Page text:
In business, we look to the people who land the sale, who make an impression on our clients, who are the face of our company. But at Coreio, we recognize that just because you’re behind the scenes, doesn’t mean you aren’t essential to our success One such group is our Finance team. We call them our unsung heroes.

We work as a team and we succeed as one Coreio—that’s central to our values. Our team of accounting, payroll and finance staff truly live that value, working as one interdependent unit to ensure our success.

But what do they actually do? According to Scott Glen, our VP of Finance, the accounting department “ensures that our employees and vendors are paid accurately and on time. They assist in the preparation of detailed financial analysis and reporting to senior management.”   The billing department’s team members “are responsible for ensuring all billing items are one hundred percent accurate prior to submitting invoices to clients and that all billing items are captured each month,” in the words of our Sales Operations Manager, Diana.

But who are they, and how do they feel about their role “behind the curtain”? We asked our Finance team members a few questions to learn more about what they have experienced and give us a better understand of their accounting and financial world.


Question: Why did you get into accounting and/or financial services?

Coreio's Finance Team - Accounting and Payroll

Top Row: (L-R) Gary, Carlton, Wilfredo Seated: Monique, Kim, Rosetta, Nicola

Wilfredo, Accounting Clerk, who started in our warehouse in 2005:

For job security. Accounting is the heart of the business. Businesses need accounting to evaluate their performance using financial information. 

Kim, Accounts Payable Clerk, who started as a Rebate Coordinator in 1998:

I took General Management in school and my first job was a billing clerk. I went to Ryerson and took some Accounting courses. So, I fell into it and the rest is history.

Rosetta, Team Lead, Accounts Payable, who started as a billing clerk in 1989:

In order to advance my career, I decided to upgrade my education by taking an accounting course…while juggling my family, work and classes.

Nicola, Accounts Receivable Collector’s Clerk who started in 1997:

I started when I began at a mid-size printing company learning the business from the ground up. I ended up in accounting there which led to collections, billings, order processing, and project management positions.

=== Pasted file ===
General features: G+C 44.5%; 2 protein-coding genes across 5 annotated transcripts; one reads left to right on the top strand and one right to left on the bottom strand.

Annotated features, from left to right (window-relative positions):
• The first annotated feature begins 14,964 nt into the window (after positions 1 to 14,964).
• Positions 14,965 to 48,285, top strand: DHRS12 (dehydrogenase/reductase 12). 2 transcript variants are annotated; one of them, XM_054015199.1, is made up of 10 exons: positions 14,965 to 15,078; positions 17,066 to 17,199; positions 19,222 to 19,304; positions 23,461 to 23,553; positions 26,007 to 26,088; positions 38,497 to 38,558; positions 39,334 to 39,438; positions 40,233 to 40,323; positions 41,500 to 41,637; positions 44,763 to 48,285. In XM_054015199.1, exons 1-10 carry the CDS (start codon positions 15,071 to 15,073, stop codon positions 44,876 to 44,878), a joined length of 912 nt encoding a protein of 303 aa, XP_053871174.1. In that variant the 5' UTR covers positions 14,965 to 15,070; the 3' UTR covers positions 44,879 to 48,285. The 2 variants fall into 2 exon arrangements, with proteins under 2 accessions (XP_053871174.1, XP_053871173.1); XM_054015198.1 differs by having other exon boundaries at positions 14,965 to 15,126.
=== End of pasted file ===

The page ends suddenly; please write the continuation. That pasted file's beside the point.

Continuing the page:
Carlton, Payroll Coordinator who started in 2015:

I got into accounting for the structure it provides.

Monique, Accountant who started in 2001:

I was first exposed to accounting in high school and I really liked it; so I decided I should try it as a career.

Lisa, Client Services Billing Coordinator who started as a receptionist in 2001:

It actually just fell into my lap. I started at reception and after three months I was given the opportunity to join the accounting department.  (In 2006, she joined the billing department)

Sherry, Client Services Billing Coordinator who started in 2012:

It just fell into my lap. And when it did I realized it’s something I enjoy doing.


Question: How does your role contribute to Coreio’s success?

Regardless of their position within Coreio, our accounting and billing teams contribute to our success. For some, it could be an easy-to-explain function: “I collect the money,” says Nicola. However, Rosetta‘s contribution is a little harder to explain for the non-Finance specialist: she oversees many items that, if not done, would affect the financial security and legality of Coreio’s business. She makes sure deadlines are kept and taxes are paid. Being with the company for close to three decades helps her add even more value: as she says, “my knowledge and experience is a major contribution.”

Carlton adds that his role ensures “our employees are happier and more likely to stay with the company.”   When decision makers need the company’s financial health reported, Monique is able to provide information that “assists the owners and managers,” in making business decisions.

Lisa expresses what could be the motto of our unsung heroes: “I’m a team player who’s willing to jump in and help out.”


Question: What do you like about being a part of the accounting/financial team? 

The number one thing that our financial unit cherishes is the team dynamic. They all like “the comradery,” as Nicola says. Carlton likes “everybody working together to complete all the tasks.”  “The Accounting team is a fun group,” suggests Monique.  Rosetta agrees, we “treat each other with respect.”  The ability to be there for one another is one of the chief tenets that Coreio encourages, and we are happy that this 30+ year department has found the rhythm.